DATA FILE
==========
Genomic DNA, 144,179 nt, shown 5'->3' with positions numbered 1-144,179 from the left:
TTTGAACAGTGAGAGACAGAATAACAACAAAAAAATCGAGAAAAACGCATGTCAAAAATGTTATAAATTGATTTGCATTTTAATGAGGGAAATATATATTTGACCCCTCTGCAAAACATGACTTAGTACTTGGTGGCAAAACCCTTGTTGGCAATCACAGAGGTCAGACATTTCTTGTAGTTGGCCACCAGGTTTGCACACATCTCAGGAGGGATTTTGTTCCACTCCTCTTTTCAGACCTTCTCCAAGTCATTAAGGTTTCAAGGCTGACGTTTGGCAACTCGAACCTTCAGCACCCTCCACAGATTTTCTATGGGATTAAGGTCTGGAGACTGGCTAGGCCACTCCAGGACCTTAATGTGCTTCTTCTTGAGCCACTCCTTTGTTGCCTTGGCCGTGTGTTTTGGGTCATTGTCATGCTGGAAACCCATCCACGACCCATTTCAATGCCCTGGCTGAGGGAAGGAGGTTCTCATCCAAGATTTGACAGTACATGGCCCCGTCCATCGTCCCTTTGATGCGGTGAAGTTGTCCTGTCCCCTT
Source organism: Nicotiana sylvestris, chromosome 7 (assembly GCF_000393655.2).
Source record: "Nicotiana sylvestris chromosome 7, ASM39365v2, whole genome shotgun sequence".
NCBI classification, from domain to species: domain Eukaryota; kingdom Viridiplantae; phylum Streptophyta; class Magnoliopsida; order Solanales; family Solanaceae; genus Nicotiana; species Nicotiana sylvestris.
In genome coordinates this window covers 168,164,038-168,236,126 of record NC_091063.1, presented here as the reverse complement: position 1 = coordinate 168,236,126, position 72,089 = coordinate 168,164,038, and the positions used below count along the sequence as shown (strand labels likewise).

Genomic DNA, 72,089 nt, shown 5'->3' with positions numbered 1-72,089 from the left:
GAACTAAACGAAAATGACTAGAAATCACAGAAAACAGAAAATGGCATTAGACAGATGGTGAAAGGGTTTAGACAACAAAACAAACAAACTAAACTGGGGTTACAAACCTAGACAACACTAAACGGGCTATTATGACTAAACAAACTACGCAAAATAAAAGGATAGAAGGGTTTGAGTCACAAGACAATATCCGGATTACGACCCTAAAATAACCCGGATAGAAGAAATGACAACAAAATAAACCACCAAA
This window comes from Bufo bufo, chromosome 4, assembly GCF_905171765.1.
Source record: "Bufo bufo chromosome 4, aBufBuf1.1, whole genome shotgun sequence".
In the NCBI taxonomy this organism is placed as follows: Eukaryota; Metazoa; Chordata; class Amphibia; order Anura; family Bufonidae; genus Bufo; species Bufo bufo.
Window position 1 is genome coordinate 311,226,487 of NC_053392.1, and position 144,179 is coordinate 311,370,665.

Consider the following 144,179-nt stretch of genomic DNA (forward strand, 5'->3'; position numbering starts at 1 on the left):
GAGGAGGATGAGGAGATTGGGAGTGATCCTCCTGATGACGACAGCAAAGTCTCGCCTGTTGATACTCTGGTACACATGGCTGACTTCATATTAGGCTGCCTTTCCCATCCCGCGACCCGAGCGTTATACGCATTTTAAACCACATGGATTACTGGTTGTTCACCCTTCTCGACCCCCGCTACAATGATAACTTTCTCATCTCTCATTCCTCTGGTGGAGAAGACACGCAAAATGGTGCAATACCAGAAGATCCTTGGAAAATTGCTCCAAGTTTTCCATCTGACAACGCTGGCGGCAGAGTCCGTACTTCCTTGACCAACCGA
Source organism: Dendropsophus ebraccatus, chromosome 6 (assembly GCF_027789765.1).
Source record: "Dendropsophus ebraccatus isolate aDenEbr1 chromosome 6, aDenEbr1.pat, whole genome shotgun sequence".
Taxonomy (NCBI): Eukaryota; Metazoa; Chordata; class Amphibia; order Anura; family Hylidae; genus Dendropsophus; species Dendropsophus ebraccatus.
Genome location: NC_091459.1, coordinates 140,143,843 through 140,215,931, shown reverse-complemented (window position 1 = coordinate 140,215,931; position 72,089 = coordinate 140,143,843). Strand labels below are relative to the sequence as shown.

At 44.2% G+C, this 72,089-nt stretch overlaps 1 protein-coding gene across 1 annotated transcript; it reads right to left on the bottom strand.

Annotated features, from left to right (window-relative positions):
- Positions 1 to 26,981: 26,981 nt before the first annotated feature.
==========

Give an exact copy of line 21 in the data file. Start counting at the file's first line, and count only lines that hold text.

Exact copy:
- Positions 1 to 26,981: 26,981 nt before the first annotated feature.